Wine Ink column: Wines to share with your love on Cupid’s holiday

Wine, as if you didn’t already know, is a great social lubricant. A moderate amount can help reduce inhibitions, enhance desire and lead to the lovin’ things.
Special to the Tribune | iStockphoto


If the word “sex” is in a headline, readers are 62.5 percent more likely to read the story.

I just made that up. In fact, I’ll bet the number is actually much higher. But as you have read this far, you are a part of that sizable majority of people who fall prey to that cheap ploy.

Ah, but good on you. For sex, like wine, is one of life’s great pleasures. And while, like drinking wine, it is better to participate in sex than to read about it, it is still fun to explore in print.

This week we are blessed with a three-day weekend that also includes the day that celebrates sex … er … love, Valentine’s Day. It is tailor-made for drinking wine with the one you love and for reading a column recommending the wines you might want to do it with.

Love Science

Wine, as if you didn’t already know, is a great social lubricant. A moderate amount can help reduce inhibitions, enhance desire and lead to the lovin’ things. Need proof? While it is obvious that a glass or two of wine can turn a man into a horndog, it was never quite as clear about what affect wine had on women.

Seeking clarification, a group of Italian researchers in 2009 conducted a study of 798 women (ages 18 to 50) in the Chianti region of Tuscany to determine if there was a difference in the Female Sexual Function Index among those who drink moderate amounts of wine and those who did not. Now, to be sure, these were Italians doing the study, and it was in Chianti, two things that clearly could account for bias, but the researchers found “regular moderate intake of red wine is associated with higher Female Sexual Function Index scores for both sexual desire, lubrication and overall sexual function as compared to teetotaler.” And it sounded even sexier in Italian.

So what are the perfect wines for Valentine’s Day? As St. Valentine himself was Italian (Legend has it he was a priest who was beheaded on Feb. 14, 742 for defying the Roman Emperor Claudius II by marrying young lovers) and the aforementioned research was done in Italy and Italy is known for love, let’s drink a couple of red wines from … drum roll, please … Italy.

Brunello Di Montalcino

Start in Tuscany, actually, and the commune of Montalcino specifically. If you can find a bottle of 2010 Brunello Di Montalcino, buy it, cancel your plans, put your phone on mute and get ready for a special Valentine’s Day. Made from 100 percent sangiovese grwosso grapes, “the blood of Jove” (the Roman God Jupiter), Brunello di Montalcino can be as fickle as pinot noir. In bad years, it can be really bad. But in the good years, it can be sublime, and the 2010s, many of which were just released last spring after four years of aging in large Slovenian oak casks, are widely considered to be stupendous.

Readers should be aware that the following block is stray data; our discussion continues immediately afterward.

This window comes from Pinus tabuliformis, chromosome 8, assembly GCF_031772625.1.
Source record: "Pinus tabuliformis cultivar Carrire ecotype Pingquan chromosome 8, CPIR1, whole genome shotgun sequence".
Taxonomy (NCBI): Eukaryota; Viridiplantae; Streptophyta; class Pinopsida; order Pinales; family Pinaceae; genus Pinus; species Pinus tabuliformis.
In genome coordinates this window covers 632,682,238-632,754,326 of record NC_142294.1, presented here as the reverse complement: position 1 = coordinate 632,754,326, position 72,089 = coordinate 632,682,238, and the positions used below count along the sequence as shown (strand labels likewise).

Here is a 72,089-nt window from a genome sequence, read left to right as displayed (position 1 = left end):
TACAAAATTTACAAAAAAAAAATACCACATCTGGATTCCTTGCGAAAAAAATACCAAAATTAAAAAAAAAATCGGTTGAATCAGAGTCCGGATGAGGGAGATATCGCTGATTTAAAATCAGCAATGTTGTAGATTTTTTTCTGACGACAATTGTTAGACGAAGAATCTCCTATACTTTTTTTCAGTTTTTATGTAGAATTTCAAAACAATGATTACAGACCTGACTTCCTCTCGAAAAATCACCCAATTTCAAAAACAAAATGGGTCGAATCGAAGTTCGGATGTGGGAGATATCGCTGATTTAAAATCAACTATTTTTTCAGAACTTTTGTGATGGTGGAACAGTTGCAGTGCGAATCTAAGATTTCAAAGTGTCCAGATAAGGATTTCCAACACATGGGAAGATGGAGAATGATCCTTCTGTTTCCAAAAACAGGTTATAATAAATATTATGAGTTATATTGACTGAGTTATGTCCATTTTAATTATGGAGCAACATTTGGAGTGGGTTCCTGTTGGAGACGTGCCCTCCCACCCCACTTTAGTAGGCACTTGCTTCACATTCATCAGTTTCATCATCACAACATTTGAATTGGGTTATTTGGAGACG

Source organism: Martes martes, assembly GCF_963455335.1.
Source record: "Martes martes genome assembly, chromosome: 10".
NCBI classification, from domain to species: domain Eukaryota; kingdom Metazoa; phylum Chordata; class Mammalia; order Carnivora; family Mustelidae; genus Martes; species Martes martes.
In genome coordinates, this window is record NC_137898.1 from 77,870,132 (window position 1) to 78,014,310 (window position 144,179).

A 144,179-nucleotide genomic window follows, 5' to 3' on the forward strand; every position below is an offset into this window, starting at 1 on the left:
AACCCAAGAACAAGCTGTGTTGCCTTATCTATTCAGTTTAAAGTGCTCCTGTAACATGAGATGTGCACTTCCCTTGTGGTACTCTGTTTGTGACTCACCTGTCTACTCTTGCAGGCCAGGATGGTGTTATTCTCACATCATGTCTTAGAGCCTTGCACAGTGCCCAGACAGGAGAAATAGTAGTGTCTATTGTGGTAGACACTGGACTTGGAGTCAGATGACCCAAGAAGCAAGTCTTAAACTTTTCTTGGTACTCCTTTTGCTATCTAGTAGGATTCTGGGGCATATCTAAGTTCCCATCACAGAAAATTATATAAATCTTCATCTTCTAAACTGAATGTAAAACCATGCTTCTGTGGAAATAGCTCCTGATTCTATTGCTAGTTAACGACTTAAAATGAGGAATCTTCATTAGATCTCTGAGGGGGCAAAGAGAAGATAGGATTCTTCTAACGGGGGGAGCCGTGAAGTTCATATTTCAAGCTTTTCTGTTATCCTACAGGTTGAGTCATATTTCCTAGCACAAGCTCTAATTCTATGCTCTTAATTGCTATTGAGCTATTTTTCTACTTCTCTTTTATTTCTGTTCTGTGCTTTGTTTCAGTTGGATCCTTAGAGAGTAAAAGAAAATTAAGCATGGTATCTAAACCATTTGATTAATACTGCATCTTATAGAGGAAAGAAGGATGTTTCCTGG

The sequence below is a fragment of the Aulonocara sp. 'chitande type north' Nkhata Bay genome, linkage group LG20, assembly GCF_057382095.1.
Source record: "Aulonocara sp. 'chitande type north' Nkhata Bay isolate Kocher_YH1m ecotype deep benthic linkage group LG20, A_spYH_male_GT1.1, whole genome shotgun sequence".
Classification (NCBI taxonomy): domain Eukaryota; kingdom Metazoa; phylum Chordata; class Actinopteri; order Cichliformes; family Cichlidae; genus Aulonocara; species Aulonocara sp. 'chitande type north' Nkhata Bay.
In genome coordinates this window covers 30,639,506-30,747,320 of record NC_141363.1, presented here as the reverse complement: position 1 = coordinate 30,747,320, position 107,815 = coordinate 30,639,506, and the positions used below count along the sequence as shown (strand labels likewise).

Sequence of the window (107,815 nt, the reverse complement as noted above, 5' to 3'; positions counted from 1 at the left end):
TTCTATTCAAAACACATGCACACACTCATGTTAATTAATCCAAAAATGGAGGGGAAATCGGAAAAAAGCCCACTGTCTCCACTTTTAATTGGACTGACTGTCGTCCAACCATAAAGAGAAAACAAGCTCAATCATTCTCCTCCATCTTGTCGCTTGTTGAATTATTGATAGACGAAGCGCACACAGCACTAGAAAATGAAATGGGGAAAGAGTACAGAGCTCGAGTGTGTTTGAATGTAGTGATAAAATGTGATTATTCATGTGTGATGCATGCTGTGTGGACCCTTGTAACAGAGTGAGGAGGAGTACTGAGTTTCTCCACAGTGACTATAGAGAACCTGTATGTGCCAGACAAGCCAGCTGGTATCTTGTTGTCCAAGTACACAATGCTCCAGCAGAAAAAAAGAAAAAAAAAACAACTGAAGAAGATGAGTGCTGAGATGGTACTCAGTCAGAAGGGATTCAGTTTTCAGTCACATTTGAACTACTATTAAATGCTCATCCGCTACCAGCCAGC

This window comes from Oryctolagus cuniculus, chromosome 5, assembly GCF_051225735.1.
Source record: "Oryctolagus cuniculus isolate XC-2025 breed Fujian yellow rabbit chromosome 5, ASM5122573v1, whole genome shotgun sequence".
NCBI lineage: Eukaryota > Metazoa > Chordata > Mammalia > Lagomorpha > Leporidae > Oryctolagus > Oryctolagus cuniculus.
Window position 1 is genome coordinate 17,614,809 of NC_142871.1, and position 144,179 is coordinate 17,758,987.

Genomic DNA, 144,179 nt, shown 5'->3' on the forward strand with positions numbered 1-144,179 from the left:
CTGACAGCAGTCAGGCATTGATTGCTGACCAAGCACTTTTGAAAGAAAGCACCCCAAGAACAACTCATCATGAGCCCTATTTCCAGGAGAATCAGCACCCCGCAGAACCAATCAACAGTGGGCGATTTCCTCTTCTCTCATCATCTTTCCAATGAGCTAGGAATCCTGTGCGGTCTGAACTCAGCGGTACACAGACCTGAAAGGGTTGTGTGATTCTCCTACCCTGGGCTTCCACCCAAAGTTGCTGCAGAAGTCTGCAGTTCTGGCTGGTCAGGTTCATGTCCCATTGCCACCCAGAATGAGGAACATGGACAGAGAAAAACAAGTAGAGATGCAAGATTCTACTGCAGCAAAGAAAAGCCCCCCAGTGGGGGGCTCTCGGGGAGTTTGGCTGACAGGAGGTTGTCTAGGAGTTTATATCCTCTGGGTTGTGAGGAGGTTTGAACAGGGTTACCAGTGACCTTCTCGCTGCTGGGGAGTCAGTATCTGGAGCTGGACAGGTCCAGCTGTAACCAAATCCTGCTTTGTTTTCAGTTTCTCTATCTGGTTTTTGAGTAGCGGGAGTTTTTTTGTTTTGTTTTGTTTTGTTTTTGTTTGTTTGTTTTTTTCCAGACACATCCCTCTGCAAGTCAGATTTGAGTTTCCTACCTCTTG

These are big, raw, but balanced wines that have the flavor and aroma of the Tuscan earth, tobacco, leather and, of course, dark rich fruit. Both you and your lover will find a shared glass to be a delicious experience.


Romeo and Juliet hailed from the city of Verona in the northeastern part of Italy. Amarone is a wine that comes exclusively from the Veneto region the Shakespearean lovers called home. Blessed by the nearby waters of Lake Garda, the area is stunningly romantic. It is also a very important place in the world of Italian wine, home to the white varietal Soave and the lighter style red Valpolicella.

Winemaking in Veneto goes back centuries. The legend of Amarone goes that one day someone left a batch of Recioto, an intensely sweet wine made by the Romans in a barrel too long and the magic of nature and a healthy dose of yeast conspired to take most of the sweetness out of the wine. A new style of heavily concentrated, yet dry wine was born.

Amarone is blended from three regional grapes ­— corvina, which dominates, rondinella and molinara. The grapes are given as much hang time as possible and are harvested late in September or even early October. Hand-picked, the grapes are placed on bamboo mats to dry for up to 120 days in a process known as appassimento. This allows the sugars to concentrate and removes moisture, giving Amarone its unique character.

High in alcohol, deep in color and explosive in flavor, Amarone is actually a very sexy wine. But it is not for the timid. No, only bold lovers need apply. Just like Romeo and Juliet.

Kelly J. Hayes lives in Old Snowmass with his wife, Linda, and black Lab, Vino. He can be reached at

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